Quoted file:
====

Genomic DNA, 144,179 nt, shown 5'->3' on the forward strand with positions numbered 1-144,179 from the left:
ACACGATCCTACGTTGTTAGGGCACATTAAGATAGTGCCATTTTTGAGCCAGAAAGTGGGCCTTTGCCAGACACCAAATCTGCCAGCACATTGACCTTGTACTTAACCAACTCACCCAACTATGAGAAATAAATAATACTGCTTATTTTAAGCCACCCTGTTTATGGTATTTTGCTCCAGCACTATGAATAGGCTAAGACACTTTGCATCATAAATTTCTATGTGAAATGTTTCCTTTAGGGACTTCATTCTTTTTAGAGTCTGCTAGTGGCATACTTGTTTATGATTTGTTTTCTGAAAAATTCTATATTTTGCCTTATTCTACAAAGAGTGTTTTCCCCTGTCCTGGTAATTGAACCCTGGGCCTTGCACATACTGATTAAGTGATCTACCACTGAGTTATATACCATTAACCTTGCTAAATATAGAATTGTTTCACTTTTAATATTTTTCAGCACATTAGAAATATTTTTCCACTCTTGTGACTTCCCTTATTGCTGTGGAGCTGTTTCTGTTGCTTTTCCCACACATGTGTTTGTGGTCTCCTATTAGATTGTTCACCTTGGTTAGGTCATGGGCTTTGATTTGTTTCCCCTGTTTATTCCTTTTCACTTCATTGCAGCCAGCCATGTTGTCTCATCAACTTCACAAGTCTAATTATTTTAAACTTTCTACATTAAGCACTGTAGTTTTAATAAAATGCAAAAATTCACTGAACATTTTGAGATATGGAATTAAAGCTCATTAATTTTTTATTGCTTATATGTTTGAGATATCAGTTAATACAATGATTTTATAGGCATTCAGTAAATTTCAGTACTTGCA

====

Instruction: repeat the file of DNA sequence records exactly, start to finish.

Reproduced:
Genomic DNA, 144,179 nt, shown 5'->3' on the forward strand with positions numbered 1-144,179 from the left:
ACACGATCCTACGTTGTTAGGGCACATTAAGATAGTGCCATTTTTGAGCCAGAAAGTGGGCCTTTGCCAGACACCAAATCTGCCAGCACATTGACCTTGTACTTAACCAACTCACCCAACTATGAGAAATAAATAATACTGCTTATTTTAAGCCACCCTGTTTATGGTATTTTGCTCCAGCACTATGAATAGGCTAAGACACTTTGCATCATAAATTTCTATGTGAAATGTTTCCTTTAGGGACTTCATTCTTTTTAGAGTCTGCTAGTGGCATACTTGTTTATGATTTGTTTTCTGAAAAATTCTATATTTTGCCTTATTCTACAAAGAGTGTTTTCCCCTGTCCTGGTAATTGAACCCTGGGCCTTGCACATACTGATTAAGTGATCTACCACTGAGTTATATACCATTAACCTTGCTAAATATAGAATTGTTTCACTTTTAATATTTTTCAGCACATTAGAAATATTTTTCCACTCTTGTGACTTCCCTTATTGCTGTGGAGCTGTTTCTGTTGCTTTTCCCACACATGTGTTTGTGGTCTCCTATTAGATTGTTCACCTTGGTTAGGTCATGGGCTTTGATTTGTTTCCCCTGTTTATTCCTTTTCACTTCATTGCAGCCAGCCATGTTGTCTCATCAACTTCACAAGTCTAATTATTTTAAACTTTCTACATTAAGCACTGTAGTTTTAATAAAATGCAAAAATTCACTGAACATTTTGAGATATGGAATTAAAGCTCATTAATTTTTTATTGCTTATATGTTTGAGATATCAGTTAATACAATGATTTTATAGGCATTCAGTAAATTTCAGTACTTGCA